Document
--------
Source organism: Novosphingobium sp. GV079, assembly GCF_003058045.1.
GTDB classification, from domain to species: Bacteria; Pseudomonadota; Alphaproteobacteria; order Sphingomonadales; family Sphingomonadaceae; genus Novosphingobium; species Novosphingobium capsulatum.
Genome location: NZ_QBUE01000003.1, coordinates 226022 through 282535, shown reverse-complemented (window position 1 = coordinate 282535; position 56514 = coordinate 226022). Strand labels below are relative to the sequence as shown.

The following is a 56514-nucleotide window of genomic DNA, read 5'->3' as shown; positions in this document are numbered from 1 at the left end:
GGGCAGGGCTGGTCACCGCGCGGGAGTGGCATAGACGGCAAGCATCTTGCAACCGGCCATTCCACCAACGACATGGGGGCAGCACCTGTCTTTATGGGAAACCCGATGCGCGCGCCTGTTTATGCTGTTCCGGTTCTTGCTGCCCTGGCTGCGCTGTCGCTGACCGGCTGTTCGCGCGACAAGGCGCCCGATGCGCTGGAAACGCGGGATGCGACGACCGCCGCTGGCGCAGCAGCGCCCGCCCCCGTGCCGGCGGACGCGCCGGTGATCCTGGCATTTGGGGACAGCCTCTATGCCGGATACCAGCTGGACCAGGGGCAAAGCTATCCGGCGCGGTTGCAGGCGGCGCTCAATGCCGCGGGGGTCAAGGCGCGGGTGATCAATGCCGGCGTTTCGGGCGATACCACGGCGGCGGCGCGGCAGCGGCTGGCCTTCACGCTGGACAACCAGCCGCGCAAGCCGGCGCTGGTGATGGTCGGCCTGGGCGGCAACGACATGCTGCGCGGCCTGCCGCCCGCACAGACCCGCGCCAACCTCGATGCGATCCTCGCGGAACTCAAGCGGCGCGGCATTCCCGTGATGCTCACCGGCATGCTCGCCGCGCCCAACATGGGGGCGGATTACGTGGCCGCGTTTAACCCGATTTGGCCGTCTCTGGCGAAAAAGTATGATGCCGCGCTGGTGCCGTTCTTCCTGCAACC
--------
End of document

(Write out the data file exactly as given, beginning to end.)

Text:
Source organism: Novosphingobium sp. GV079, assembly GCF_003058045.1.
GTDB classification, from domain to species: Bacteria; Pseudomonadota; Alphaproteobacteria; order Sphingomonadales; family Sphingomonadaceae; genus Novosphingobium; species Novosphingobium capsulatum.
Genome location: NZ_QBUE01000003.1, coordinates 226022 through 282535, shown reverse-complemented (window position 1 = coordinate 282535; position 56514 = coordinate 226022). Strand labels below are relative to the sequence as shown.

The following is a 56514-nucleotide window of genomic DNA, read 5'->3' as shown; positions in this document are numbered from 1 at the left end:
GGGCAGGGCTGGTCACCGCGCGGGAGTGGCATAGACGGCAAGCATCTTGCAACCGGCCATTCCACCAACGACATGGGGGCAGCACCTGTCTTTATGGGAAACCCGATGCGCGCGCCTGTTTATGCTGTTCCGGTTCTTGCTGCCCTGGCTGCGCTGTCGCTGACCGGCTGTTCGCGCGACAAGGCGCCCGATGCGCTGGAAACGCGGGATGCGACGACCGCCGCTGGCGCAGCAGCGCCCGCCCCCGTGCCGGCGGACGCGCCGGTGATCCTGGCATTTGGGGACAGCCTCTATGCCGGATACCAGCTGGACCAGGGGCAAAGCTATCCGGCGCGGTTGCAGGCGGCGCTCAATGCCGCGGGGGTCAAGGCGCGGGTGATCAATGCCGGCGTTTCGGGCGATACCACGGCGGCGGCGCGGCAGCGGCTGGCCTTCACGCTGGACAACCAGCCGCGCAAGCCGGCGCTGGTGATGGTCGGCCTGGGCGGCAACGACATGCTGCGCGGCCTGCCGCCCGCACAGACCCGCGCCAACCTCGATGCGATCCTCGCGGAACTCAAGCGGCGCGGCATTCCCGTGATGCTCACCGGCATGCTCGCCGCGCCCAACATGGGGGCGGATTACGTGGCCGCGTTTAACCCGATTTGGCCGTCTCTGGCGAAAAAGTATGATGCCGCGCTGGTGCCGTTCTTCCTGCAACC